August 29, 2014

Archbishop Hilarion on social problems

From the Moscow Patriarchate, Nov. 12, 2009:

Archbishop Hilarion of Volokolamsk

Archbishop Hilarion of Volokolamsk


During his meeting with foreign journalists on 11 November 2009, Archbishop Hilarion of Volokolamsk answered questions concerning urgent problems of society today.

Asked about the Church’s view of some problems of bioethics, especially the use of artificial life-support systems to prolong the life of a patient, he said,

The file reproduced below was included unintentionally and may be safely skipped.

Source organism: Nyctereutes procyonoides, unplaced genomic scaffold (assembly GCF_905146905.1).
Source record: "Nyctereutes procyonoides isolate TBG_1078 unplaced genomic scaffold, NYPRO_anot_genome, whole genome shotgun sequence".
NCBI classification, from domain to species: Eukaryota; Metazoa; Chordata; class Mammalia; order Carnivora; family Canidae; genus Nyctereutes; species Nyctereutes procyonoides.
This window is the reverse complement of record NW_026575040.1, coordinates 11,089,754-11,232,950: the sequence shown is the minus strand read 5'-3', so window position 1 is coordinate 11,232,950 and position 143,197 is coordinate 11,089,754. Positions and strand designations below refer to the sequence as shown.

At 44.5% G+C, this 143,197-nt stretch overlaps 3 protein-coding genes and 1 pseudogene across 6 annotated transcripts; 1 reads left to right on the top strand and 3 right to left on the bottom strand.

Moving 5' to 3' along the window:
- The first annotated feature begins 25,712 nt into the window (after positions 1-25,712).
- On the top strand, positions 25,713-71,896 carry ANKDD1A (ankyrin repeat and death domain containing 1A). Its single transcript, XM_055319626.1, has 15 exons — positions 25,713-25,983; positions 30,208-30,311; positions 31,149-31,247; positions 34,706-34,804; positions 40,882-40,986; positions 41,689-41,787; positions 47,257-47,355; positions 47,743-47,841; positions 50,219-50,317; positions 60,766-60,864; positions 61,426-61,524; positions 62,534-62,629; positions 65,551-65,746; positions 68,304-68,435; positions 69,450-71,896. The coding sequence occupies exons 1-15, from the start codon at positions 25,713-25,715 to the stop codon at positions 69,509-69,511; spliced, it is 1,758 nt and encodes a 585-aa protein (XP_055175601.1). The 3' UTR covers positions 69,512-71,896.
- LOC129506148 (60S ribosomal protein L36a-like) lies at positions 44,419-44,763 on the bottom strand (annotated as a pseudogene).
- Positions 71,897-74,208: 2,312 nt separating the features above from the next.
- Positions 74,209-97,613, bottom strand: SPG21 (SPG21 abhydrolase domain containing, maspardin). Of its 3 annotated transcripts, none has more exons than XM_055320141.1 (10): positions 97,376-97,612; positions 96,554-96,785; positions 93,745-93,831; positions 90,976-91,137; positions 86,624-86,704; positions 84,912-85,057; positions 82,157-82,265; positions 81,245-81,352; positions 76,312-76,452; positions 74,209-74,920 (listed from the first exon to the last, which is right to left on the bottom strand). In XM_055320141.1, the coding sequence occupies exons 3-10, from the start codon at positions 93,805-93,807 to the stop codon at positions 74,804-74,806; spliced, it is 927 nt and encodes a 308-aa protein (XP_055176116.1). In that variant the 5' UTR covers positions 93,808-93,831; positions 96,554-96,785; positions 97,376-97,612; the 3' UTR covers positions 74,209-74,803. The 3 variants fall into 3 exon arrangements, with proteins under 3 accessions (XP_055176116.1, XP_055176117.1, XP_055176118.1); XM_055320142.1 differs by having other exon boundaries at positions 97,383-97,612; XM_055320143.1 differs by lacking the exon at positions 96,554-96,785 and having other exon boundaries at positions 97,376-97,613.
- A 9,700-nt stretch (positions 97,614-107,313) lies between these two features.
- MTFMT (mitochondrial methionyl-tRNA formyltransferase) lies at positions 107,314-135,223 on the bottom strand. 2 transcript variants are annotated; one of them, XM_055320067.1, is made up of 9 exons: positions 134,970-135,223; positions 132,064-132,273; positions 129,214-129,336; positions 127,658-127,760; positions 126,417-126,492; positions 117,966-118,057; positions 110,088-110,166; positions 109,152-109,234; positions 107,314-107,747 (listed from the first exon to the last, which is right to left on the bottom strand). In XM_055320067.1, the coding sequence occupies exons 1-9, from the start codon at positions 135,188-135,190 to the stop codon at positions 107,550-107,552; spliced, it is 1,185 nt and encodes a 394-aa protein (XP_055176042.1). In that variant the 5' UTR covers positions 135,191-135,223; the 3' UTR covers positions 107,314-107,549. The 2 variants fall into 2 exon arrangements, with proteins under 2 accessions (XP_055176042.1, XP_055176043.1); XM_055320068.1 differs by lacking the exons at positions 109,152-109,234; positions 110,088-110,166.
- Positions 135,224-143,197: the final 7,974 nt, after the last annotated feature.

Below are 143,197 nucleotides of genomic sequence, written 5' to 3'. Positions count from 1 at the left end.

‘It is a very complicated issue. We in the Orthodox Church do not believe that one’s life should be certainly prolonged by artificial means. We believe a human being is born when it pleases God and dies when it pleases God. Complications arise when artificial life-support systems are used in a critical situation when there is a hope for one’s survival and return to normal life. But then one’s organism as if adjusts itself to these machines without one’s regaining consciousness. One continues to live in a vegetative state and here a complicated dilemma arises indeed: who can switch off these machines thus actually killing a patient? I believe there is no unambiguous answer to this question and perhaps there cannot be such, and the situation has to be resolved differently in every particular case’. He also underlined the importance of cooperation between medics and the Church in solving complicated ethical problems.